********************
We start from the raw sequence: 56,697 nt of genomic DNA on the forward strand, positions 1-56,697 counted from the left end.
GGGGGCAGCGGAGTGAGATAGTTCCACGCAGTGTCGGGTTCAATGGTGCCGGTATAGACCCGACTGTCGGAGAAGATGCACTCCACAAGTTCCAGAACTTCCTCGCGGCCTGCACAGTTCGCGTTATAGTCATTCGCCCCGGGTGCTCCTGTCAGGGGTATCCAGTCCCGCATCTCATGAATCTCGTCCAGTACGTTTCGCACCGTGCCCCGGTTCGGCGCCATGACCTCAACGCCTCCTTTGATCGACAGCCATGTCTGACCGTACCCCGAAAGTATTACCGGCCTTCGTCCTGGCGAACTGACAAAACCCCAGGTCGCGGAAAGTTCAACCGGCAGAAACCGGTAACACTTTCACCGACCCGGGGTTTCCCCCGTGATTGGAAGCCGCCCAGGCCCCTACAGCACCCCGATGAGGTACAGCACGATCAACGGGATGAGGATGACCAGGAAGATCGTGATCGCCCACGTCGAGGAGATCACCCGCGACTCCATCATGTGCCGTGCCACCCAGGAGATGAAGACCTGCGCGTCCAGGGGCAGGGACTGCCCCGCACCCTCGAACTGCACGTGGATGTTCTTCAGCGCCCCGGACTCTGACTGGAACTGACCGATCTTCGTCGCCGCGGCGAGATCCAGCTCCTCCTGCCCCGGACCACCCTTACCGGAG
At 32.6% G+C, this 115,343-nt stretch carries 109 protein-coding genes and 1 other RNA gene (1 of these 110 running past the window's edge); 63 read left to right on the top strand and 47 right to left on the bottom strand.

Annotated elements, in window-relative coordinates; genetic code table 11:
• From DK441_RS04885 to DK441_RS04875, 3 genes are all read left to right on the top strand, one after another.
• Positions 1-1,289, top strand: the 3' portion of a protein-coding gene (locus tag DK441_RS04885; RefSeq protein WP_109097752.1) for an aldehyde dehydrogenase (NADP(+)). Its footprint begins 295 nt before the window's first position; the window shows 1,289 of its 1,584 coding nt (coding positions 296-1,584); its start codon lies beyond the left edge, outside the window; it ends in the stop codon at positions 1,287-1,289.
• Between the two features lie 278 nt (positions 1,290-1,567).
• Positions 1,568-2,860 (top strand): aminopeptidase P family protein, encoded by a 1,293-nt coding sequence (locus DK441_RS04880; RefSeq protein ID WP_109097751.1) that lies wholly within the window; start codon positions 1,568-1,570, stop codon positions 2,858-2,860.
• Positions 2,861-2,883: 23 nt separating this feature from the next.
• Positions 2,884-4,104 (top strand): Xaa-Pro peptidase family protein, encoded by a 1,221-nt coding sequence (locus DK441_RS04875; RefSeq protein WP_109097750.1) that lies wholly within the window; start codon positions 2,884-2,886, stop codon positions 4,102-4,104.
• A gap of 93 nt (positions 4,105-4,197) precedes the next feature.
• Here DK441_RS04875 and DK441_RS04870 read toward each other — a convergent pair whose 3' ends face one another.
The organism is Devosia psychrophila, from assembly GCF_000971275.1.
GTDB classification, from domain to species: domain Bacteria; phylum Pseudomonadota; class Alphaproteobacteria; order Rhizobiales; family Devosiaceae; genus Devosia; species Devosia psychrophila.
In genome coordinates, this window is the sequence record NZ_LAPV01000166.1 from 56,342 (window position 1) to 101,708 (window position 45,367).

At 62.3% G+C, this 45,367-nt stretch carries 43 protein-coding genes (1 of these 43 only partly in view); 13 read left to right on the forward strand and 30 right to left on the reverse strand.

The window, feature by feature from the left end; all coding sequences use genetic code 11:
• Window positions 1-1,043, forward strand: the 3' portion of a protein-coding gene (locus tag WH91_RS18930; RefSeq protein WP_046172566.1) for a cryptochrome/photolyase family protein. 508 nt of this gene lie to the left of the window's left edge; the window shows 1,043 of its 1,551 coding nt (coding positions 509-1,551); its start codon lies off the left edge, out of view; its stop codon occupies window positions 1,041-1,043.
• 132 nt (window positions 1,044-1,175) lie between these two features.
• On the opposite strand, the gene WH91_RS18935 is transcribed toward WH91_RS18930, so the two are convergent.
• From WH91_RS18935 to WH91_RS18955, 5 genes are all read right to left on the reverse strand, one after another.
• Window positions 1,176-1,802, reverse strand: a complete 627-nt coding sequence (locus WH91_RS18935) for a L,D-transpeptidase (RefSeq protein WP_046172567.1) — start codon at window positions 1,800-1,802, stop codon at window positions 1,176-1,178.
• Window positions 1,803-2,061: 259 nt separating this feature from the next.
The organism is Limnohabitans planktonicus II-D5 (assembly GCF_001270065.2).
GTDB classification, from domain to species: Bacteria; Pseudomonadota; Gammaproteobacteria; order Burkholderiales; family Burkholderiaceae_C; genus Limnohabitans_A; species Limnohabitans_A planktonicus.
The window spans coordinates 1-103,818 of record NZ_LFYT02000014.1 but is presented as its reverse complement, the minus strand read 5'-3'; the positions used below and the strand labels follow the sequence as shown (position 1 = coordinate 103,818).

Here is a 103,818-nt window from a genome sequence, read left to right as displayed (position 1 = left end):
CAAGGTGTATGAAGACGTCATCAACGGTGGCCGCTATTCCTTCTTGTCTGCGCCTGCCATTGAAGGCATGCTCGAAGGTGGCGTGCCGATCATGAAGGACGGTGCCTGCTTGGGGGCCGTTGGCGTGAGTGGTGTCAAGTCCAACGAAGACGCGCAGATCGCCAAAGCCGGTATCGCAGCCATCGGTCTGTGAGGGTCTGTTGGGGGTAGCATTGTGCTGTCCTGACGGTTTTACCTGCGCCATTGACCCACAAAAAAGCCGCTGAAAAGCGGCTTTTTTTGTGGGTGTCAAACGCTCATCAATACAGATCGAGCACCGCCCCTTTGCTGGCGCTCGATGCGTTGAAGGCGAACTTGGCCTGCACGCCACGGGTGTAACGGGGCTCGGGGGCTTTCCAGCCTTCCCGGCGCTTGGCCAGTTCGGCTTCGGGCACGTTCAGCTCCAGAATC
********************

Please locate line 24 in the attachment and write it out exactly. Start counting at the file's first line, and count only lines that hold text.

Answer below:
The organism is Limnohabitans planktonicus II-D5 (assembly GCF_001270065.2).